Canadian drug developer Medicago said Tuesday it has received promising early test results for its plant-derived vaccine for COVID-19.
The Quebec City-based company said interim results of a Phase 1 clinical trial found all subjects developed “a promising antibody response after two doses” of its COVID-19 vaccine candidate.
Phase 1 clinical trials include about 100 volunteers and are designed to flag any immediate safety concerns and offer an initial indication of whether the shots produce an immune response.
Medicago did not disclose full safety data and said the side effects were generally mild to moderate and short in duration. The company posted the results on a preprint server and still need to be peer reviewed by independent experts to check its validity.
The Phase 1 clinical trial was a randomized, partially blinded study of 180 healthy people aged 18-55.
Based on the Phase 1 data, Medicago plans to proceed with a Phase 2/3 clinical trial for its plant-based COVID-19 vaccine candidate, subject to regulatory approval.
World needs many vaccine suppliers, CEO says
The company said it planned to use a lower-dose version of its vaccine, along with GlaxoSmithKline’s adjuvant — a compound that enhances the body’s immune response.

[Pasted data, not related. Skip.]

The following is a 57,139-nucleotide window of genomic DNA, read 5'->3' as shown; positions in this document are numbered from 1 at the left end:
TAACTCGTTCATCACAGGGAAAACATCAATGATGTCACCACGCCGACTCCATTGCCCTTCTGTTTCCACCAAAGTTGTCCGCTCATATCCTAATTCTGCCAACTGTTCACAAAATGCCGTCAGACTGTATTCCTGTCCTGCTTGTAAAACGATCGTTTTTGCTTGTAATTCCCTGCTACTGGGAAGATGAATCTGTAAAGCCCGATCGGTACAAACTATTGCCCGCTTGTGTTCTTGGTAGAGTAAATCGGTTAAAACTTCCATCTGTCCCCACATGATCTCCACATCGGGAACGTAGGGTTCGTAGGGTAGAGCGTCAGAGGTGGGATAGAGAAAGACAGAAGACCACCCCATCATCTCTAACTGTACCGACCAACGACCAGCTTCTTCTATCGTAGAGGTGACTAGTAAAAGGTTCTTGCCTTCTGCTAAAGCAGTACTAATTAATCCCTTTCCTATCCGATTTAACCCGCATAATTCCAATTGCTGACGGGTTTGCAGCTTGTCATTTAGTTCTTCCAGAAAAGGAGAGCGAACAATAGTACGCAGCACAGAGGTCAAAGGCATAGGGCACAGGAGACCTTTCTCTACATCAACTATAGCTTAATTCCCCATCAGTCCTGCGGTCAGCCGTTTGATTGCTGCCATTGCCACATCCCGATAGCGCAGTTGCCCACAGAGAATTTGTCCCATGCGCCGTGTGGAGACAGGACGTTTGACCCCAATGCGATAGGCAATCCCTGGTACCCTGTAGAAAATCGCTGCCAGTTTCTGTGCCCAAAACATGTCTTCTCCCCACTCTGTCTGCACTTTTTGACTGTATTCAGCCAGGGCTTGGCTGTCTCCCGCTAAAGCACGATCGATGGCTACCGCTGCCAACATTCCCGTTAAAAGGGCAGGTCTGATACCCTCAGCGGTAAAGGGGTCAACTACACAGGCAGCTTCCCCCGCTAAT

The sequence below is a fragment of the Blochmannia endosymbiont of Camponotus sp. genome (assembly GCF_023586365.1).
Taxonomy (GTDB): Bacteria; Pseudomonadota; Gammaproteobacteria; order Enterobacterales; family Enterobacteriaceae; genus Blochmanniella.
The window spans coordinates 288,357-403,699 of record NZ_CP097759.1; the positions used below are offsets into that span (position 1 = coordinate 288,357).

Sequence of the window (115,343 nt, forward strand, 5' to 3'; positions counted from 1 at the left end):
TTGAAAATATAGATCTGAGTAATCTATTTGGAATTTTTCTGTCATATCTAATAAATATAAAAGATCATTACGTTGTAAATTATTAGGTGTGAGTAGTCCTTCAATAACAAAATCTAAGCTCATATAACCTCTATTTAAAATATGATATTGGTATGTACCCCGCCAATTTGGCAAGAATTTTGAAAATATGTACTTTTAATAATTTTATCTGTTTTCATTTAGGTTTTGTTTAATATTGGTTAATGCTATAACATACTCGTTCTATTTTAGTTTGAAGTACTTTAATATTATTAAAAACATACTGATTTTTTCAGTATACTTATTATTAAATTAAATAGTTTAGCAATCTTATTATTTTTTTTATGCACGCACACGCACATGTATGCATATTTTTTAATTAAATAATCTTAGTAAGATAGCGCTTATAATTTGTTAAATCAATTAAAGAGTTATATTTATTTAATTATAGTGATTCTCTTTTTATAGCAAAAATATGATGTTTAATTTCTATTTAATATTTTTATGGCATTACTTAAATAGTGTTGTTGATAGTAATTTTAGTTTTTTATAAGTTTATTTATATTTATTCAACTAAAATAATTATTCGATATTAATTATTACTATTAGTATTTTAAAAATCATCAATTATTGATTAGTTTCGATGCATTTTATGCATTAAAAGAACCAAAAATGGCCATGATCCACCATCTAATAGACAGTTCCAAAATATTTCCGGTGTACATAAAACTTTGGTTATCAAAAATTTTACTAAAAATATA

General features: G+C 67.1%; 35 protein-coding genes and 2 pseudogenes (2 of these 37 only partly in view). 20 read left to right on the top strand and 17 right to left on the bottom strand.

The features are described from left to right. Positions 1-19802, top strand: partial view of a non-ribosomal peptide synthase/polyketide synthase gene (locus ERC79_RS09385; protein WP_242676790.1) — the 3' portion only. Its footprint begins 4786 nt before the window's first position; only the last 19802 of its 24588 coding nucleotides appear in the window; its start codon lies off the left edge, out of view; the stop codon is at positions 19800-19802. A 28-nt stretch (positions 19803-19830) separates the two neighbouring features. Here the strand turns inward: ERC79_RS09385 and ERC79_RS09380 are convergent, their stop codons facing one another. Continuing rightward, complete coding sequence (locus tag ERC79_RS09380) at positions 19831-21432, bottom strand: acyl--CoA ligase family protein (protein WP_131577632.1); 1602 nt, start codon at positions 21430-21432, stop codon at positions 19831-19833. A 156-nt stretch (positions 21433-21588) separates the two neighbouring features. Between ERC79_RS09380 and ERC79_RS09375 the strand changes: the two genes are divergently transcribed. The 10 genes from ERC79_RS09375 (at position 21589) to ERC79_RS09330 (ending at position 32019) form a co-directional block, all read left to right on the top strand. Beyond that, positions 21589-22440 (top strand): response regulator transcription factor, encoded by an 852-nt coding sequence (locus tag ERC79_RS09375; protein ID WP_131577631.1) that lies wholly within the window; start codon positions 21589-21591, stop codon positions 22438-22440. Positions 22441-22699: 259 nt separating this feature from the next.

The federal government has signed a deal with Medicago to secure the rights to buy 76 million doses of its vaccine. Medicago will also receive $173 million in funding from Ottawa for its vaccine research and development and for the construction of its Quebec City manufacturing facility.
Medicago’s chief executive officer, Bruce Clark, said the company is in talks with several other countries for potential deals.
“Even if you add the total number of doses that have been committed [by other companies,] you are looking at a global population of seven billion and it will require different suppliers,” Clark told Reuters.
Medicago is Canada’s most advanced domestic COVID-19 vaccine project but lags behind larger, global rivals such as Pfizer, AstraZeneca and Johnson & Johnson, which have begun late-stage trials.
On Monday, Pfizer said initial data from its large-scale trial on more than 43,000 volunteers suggested its vaccine was more than 90 per cent effective.
Pfizer’s study has not been peer reviewed, safety data hasn’t been released and infectious disease physicians say key questions such as how well the vaccine works in blocking transmission, how long it protects and who it protects still need to be answered.